Fully enjoy Tokyo the way the locals do! Koiwa / Shin-Koiwa
Tokyo presents various aspects, from clusters of high-rise buildings to shrines and to parks filled with trees. If you are interested in the lives of the local people living in Tokyo, take a train and get off at Koiwa Station or Shin-Koiwa Station. You will be able to enjoy a glimpse of the bustling and friendly lives of ordinary people living in Tokyo.
Tokyo Sta. → JR Sobu Line rapid (15 min.) → Shin-Koiwa Sta.
Akihabara Sta. → JR Sobu Line local (13 min.) → Shin-Koiwa Sta. → (3 min.) → Koiwa Sta.
Days & Nights at Shotengai Shopping StreetsAround Koiwa and Shin-Koiwa stations, there are several shotengai (shopping street), serving as a kitchen for people, including “Flower Road Shotengai,” which has long been a fovorite of local people, in front of Koiwa Station, and “Lumiere Shotengai,” in front of Shin-Koiwa Station, which is lined with about 140 shops and stores, including delicious delis and cafés. Among them, “Showa-dori Shotengai” in front of Koiwa Station has a surprising spot called “garake wall,” a wall entirely decorated with over 6,000 mobile or feature phones. This wall was created by the owner of “Wataden,” an electronics store with a history of over 80 years in business, who was so attached to old mobile or feature phones that he couldn’t dispose of them and started putting them up on the wall.
These shopping streets, which are busy with housewives and students during daytime, may show different faces at night. In particular, “Sun Road Shotengai” and “Jizo-dori Shotengai,” in front of Koiwa Station, have lots of pubs, where many workers visit to relax after work at night. If you like drinking, especially of the “pub crawling” type, these places could be your paradise.
Sento (public bathhouses)
This area has many sento that have been loved by local people for many long years. “Tomono-yu” was a pioneer sento innovating baths filled with soft water, which is now commonly used, and what is worthy of attention are the miniature railroads in the lobby! The miniature railroads were created with the intention to entertain the customers. When you visit this place, you can play with the cute kanban neko, or mascot cats, welcoming customers at the front desk!
Parks are the places where the local people visit to take a break, relax, and feel refreshed. Shin-Koiwa has “Nishi Shin-Koiwa 5-chome Park,” (nickname: Monchhichi Park). The nickname comes from “Monchhichi,” a character loved around the world created by Sekiguchi Corporation that is located in this area. The park has lots of cute Monchhichi designs. The area around Shin-Koiwa Station has other Monchhichi-based decorations and Monchhichi-designed manholes.
“Nishi Shin-Koiwa 5-chome Park,” (nickname: Monchhichi Park)
Power SpotZenyo-ji Temple has a “yogo no Matsu” pine tree, which is said to have the largest area of foliage overgrowth in Japan. The majestic, powerful appearance of the tree draws attention as a “power spot” – a location thought to be flowing with mystical energy. Designated a Japanese Natural Monument, the Japanese black pine tree of over 600 years of age will allow you to feel the life force of the tree as well as the thoughts and passion of the local people who have long continued protecting it.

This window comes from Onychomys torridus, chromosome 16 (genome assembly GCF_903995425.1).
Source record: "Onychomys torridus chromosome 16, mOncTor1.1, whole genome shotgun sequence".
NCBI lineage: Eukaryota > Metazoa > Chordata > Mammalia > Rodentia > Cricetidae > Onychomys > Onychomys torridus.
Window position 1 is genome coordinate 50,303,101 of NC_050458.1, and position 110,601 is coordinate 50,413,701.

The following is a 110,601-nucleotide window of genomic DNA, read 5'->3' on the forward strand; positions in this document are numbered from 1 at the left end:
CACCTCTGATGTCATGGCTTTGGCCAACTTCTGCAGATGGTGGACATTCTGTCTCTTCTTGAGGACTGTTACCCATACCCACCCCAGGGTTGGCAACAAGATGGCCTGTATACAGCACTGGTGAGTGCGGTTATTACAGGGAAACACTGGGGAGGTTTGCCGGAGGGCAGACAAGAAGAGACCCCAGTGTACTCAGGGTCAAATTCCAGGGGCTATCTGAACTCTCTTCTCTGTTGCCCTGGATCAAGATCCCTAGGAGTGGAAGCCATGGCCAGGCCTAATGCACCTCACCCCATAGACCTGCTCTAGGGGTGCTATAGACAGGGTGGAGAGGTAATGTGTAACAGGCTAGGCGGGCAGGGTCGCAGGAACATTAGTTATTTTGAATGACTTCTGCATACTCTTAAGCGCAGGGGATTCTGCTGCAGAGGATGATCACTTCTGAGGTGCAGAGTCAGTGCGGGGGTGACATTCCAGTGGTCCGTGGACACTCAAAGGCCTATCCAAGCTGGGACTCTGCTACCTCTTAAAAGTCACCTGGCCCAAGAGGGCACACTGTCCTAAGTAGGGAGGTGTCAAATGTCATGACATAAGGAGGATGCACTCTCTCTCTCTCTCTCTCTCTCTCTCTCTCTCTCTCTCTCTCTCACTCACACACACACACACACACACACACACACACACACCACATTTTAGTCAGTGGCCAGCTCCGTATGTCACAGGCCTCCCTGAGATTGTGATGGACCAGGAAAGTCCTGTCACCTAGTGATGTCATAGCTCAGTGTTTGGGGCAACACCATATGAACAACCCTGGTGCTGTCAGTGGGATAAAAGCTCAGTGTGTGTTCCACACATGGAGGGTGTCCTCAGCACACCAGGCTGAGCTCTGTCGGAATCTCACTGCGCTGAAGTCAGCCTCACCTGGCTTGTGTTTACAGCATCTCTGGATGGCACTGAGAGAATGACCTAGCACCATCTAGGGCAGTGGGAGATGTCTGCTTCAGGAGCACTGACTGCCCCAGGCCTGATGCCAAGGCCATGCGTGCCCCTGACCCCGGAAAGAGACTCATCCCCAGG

The shopping streets and the area around the stations have lots of other unique shops!
Located at the North Exit of Koiwa Station, this traditional incense store offers various kinds of incense and candles, including traditional-style incense, incense burners and stick-type incense for casual use. Visitors also enjoy the antique charm of the historic wooden building.
Access: 2 min on foot from the North Exit of Koiwa Sta.
Business Hours: 10:00~19:30
Kouwayaki Reisho / nicorico
This pottery studio creates goods exclusively using the soil of Edogawa City, where Koiwa Station is located. Previously, the soil of Tokyo was considered unsuitable for pottery, but a potter, Nobuhiro Hayashi, investigated the soil of his hometown and invented “Kouwa-yaki ware.” The name “Kouwa” comes from the ancient name for the Koiwa area, “Kouwari.”
The pottery studio and shop, where Nobuhiro and his daughter Ayako display their creations, is located near Koiwa Station.
Nobuhiro uses Kouwa soil to create works that make a strong impression, whereas Ayako produces pop infused, cute pieces while using traditional techniques.
Seeing the differing character of their works next to each other is a sight one will never tire of.
Access: 4 min on foot from the South Exit of Koiwa Sta.
Business Hours: 11:00~19:00
Closed: Sundays and holidays (it may be closed irregularly)
For food information around Koiwa Station, check out the video!
TOKYO EDOGAWA GOURMET NAVI
In November every year, a food festival is held around Shin-Koiwa Station!
Not only the restaurants and shops around the stations, but also popular restaurants and shops from all over Katsushika City come together for the festival.
*The information herein is as of February 2020.